Bananas are some of the most frowned-upon fruits when it comes to fatty liver disease. The main reason why most people tell you to stay away from bananas is the high amount of carbs (aka sugars) they contain.
But are bananas good or bad for fatty liver, in the end? This is the question that I’m going to answer in this article, based on my own experience with these fruits as well as research I have done.
Not to keep you waiting, I will start with the answer and then go more in depth.
You can eat bananas if you have a fatty liver disease, but don’t eat more than one per day. Make sure to track calories and sugars consumed that day to stay within limits. Bananas are good for our liver as they have lots of Potassium, Magnesium and Vitamins C & B6.
Before getting into specific details, I must repeat what I say every time. Fruits are extremely important when it comes to your quest of reversing fatty liver and I disagree with those who say that you should completely cut off fruits from your diet. You can read more about fatty liver and eating fruits here.
Even the sweetest fruits are still better than most other food choices out there – especially those with added sugar (so basically any kind of sweets that you can get in a store or even prepare at home).
Humans have been eating fruits for tens of thousands of years and our bodies have adapted to processing them – and their sugar – better than they do with processed foods.
Also, fruits don’t have just added processed sugar and nothing else. There’s a mix of other healthy nutrients like minerals and vitamins in each fruit, including fiber – all of these making the sugars themselves to release at slower rates than the refined type.
They are also giving our bodies a boost of vitamins and minerals that we so much need.
Bananas and NAFLD: Nutritional information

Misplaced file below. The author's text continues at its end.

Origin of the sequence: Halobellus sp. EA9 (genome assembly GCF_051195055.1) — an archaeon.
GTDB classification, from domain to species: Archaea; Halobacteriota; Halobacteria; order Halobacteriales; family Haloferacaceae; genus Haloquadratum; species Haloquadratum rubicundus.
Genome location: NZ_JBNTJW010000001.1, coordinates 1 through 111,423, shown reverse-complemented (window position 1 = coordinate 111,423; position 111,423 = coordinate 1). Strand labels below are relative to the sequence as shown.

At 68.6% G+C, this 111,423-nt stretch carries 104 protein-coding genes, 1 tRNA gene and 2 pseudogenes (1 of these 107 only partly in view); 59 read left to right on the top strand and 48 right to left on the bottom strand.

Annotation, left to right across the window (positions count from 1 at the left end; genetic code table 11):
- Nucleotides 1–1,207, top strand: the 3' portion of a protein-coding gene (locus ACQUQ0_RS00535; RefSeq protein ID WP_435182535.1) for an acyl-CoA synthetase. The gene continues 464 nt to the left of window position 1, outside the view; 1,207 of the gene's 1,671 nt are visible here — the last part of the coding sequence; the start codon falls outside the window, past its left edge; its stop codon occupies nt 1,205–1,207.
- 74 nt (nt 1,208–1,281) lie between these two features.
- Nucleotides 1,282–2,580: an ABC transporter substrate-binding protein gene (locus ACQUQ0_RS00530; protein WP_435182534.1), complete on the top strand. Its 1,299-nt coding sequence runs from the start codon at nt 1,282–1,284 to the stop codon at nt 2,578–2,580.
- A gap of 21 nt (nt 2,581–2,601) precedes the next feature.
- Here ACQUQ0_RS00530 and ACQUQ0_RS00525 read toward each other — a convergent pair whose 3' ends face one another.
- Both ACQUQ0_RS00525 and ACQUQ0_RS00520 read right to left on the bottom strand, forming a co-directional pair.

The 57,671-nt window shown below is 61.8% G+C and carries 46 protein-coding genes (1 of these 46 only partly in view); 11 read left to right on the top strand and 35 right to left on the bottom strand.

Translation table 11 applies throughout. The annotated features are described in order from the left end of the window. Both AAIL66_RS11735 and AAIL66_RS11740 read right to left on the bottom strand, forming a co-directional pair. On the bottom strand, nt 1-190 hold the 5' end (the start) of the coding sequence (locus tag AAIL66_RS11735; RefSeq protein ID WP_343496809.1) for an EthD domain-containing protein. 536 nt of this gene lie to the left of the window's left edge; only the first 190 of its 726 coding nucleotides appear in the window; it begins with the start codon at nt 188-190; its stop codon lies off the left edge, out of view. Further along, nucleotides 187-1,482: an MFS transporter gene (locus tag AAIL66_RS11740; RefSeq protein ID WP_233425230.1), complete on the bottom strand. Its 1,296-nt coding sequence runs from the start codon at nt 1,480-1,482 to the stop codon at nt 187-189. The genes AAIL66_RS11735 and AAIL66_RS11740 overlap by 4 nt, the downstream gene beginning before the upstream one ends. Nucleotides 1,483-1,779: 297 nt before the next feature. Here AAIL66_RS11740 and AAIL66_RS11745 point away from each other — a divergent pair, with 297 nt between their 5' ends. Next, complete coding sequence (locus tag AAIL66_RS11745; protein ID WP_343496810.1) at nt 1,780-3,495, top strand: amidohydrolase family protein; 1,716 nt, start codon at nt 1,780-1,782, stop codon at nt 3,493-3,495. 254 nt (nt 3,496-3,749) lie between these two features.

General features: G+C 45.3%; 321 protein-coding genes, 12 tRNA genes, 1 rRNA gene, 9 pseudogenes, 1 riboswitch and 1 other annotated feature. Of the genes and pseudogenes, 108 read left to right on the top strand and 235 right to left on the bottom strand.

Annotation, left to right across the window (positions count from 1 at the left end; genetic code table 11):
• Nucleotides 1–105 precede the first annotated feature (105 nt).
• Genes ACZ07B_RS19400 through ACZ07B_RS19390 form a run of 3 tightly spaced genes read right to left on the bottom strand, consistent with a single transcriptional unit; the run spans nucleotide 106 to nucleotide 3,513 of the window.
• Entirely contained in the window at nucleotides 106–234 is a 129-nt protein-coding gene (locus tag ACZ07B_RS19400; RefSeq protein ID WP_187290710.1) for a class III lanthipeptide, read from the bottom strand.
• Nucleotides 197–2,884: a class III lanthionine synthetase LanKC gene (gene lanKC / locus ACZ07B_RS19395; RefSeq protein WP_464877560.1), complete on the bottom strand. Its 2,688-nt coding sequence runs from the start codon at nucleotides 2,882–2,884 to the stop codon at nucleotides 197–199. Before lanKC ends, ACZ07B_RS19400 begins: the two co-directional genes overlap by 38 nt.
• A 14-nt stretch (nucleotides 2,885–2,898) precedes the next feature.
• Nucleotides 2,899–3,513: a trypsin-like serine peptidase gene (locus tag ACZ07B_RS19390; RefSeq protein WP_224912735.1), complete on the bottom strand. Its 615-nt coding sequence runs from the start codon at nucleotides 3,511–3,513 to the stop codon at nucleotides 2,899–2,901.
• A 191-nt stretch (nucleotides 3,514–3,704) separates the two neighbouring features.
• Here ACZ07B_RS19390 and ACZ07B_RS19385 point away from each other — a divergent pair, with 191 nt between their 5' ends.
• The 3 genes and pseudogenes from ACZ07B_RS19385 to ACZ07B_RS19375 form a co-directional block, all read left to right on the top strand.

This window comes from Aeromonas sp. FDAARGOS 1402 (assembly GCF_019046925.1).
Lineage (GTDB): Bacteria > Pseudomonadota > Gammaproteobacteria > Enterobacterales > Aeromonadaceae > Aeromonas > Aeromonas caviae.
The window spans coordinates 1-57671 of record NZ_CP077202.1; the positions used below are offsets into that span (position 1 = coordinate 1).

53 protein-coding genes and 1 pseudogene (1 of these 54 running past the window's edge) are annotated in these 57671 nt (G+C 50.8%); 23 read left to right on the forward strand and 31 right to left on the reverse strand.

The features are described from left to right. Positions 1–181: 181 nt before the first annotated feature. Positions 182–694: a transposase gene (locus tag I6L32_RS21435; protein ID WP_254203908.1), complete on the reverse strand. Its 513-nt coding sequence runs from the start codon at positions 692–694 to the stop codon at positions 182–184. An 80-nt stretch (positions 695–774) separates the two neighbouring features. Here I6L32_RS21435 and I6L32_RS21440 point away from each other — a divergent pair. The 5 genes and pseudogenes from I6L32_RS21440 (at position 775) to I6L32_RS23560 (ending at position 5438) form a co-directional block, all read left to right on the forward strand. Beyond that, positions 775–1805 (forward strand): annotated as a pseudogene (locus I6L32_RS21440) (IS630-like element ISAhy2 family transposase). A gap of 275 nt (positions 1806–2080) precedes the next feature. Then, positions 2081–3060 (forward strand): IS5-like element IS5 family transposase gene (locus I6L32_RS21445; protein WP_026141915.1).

Everybody probably knows already, bananas do have a lot of sugar. This is undeniable and it’s probably what makes them so tasty and enjoyable in the first place, right?
In order to get in depth with the answer to the question “Are bananas good or bad for fatty liver?” we should look at some facts. The most important one is the nutritional information of these fruits.
So, according to Google, this is the nutritional information of a regular, medium banana:
So looking at the numbers above, we can see that they are not as scary as some say.
Yes, there are plenty of carbs there, but less than 14% is actual sugar (most likely under the form of fructose, which is the natural sugar in fruits) and quite a bit of dietary fiber.
For example, white bread usually has LESS fiber than bananas do (per 100 grams). This is why I recommend going for keto bread alternatives if you have a fatty liver disease.
It’s worth noting something extremely important regarding the nutritional info seen above.
We can see that one banana also has around 450 mg of Potassium, an extremely important mineral for our bodies, as well as high amounts of vitamin C and B6, as well as other minerals and fiber.
It is true, one medium banana does have a lot of sugar and carbs, but this doesn’t mean that we should completely ignore them, especially since we have to look at the other benefits it offers.
Apart from the Potassium that I mentioned earlier, the vitamins and even a bit of Protein, one banana also provides something extremely important: Dietary fibers (like all fruits and vegetables).
These dietary fibers lower your cholesterol levels and some consider them helpful in controlling blood sugar levels.